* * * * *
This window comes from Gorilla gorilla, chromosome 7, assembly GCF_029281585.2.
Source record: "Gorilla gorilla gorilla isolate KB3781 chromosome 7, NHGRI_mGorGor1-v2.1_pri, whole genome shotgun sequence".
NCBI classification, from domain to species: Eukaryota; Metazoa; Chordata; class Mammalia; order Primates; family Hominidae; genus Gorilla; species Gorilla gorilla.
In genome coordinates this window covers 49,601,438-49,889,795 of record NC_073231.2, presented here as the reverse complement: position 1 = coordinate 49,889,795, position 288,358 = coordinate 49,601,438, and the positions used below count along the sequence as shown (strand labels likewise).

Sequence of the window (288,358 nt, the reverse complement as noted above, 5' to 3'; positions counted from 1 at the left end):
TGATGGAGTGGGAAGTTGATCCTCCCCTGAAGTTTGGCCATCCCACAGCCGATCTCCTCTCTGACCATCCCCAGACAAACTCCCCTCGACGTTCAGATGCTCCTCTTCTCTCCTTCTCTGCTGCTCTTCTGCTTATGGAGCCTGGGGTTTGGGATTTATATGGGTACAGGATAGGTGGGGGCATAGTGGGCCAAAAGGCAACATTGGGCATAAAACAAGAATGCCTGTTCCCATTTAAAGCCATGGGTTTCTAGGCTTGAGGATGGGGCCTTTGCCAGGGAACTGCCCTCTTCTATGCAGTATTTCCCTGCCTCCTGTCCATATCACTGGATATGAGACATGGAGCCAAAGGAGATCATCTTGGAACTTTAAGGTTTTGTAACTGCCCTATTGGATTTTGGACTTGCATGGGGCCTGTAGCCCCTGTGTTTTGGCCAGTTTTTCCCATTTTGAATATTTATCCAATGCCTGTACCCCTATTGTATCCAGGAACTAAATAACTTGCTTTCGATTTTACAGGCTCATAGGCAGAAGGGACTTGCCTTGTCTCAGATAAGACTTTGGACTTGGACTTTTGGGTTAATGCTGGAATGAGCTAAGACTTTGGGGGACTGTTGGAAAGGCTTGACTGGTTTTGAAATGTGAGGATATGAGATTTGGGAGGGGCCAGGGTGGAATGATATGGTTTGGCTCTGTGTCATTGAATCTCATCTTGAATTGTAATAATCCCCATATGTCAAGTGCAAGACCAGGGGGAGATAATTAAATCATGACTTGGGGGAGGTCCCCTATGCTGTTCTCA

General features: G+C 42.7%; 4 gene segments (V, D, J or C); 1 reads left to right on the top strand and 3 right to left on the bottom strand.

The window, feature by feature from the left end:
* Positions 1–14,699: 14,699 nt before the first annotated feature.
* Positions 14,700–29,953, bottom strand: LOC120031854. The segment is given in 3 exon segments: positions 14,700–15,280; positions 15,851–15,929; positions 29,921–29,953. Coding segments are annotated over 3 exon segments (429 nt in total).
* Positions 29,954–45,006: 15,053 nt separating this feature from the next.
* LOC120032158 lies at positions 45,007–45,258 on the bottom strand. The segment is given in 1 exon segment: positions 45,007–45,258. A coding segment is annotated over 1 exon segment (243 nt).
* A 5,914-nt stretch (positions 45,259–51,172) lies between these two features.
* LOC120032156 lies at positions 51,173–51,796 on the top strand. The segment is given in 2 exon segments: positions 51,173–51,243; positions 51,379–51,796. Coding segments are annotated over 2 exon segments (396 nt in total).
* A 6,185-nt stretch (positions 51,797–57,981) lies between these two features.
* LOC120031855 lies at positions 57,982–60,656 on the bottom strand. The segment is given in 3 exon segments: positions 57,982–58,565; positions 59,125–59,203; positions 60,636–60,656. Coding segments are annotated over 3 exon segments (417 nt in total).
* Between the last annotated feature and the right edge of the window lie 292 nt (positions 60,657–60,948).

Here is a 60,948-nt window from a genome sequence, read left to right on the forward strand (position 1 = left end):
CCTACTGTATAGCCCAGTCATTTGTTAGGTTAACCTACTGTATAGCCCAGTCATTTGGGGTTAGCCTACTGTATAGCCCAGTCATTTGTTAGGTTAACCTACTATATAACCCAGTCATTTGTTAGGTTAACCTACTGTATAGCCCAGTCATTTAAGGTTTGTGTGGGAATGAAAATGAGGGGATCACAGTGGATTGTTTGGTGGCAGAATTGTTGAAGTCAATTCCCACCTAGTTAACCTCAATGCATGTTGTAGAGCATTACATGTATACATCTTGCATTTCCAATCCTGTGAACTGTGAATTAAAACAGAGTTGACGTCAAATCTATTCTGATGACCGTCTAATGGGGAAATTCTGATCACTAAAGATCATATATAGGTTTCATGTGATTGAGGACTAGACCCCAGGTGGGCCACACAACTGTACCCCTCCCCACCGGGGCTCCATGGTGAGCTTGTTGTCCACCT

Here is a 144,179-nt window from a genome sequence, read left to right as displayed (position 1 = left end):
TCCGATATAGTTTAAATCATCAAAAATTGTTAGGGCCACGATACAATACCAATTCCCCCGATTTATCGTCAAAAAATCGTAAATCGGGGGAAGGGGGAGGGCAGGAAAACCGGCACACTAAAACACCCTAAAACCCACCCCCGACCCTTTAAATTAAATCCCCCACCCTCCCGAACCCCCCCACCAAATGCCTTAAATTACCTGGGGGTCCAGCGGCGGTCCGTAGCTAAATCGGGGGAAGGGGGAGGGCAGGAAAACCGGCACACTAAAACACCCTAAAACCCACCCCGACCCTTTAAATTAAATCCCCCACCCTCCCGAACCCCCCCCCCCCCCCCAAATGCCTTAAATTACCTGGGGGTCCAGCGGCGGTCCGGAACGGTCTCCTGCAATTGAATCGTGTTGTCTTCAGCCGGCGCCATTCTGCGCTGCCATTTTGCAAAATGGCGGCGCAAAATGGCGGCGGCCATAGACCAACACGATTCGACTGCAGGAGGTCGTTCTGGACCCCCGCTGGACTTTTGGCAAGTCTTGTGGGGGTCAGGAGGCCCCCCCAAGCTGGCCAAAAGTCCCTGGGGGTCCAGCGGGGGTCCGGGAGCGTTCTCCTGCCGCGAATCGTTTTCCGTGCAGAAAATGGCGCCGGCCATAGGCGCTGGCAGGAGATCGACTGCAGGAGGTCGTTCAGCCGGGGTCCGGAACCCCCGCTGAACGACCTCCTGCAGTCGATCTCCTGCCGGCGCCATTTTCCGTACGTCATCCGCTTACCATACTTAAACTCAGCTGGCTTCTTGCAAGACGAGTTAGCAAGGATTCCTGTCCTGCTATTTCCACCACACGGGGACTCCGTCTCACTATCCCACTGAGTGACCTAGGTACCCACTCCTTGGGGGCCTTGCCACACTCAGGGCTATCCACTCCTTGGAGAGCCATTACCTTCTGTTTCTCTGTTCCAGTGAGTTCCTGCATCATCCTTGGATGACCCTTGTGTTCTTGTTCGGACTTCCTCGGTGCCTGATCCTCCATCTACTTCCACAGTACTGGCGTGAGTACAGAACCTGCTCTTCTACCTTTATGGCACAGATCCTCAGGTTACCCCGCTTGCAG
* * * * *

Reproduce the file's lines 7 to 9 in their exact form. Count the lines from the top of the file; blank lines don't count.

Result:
General features: G+C 42.7%; 4 gene segments (V, D, J or C); 1 reads left to right on the top strand and 3 right to left on the bottom strand.

The window, feature by feature from the left end:
* Positions 1–14,699: 14,699 nt before the first annotated feature.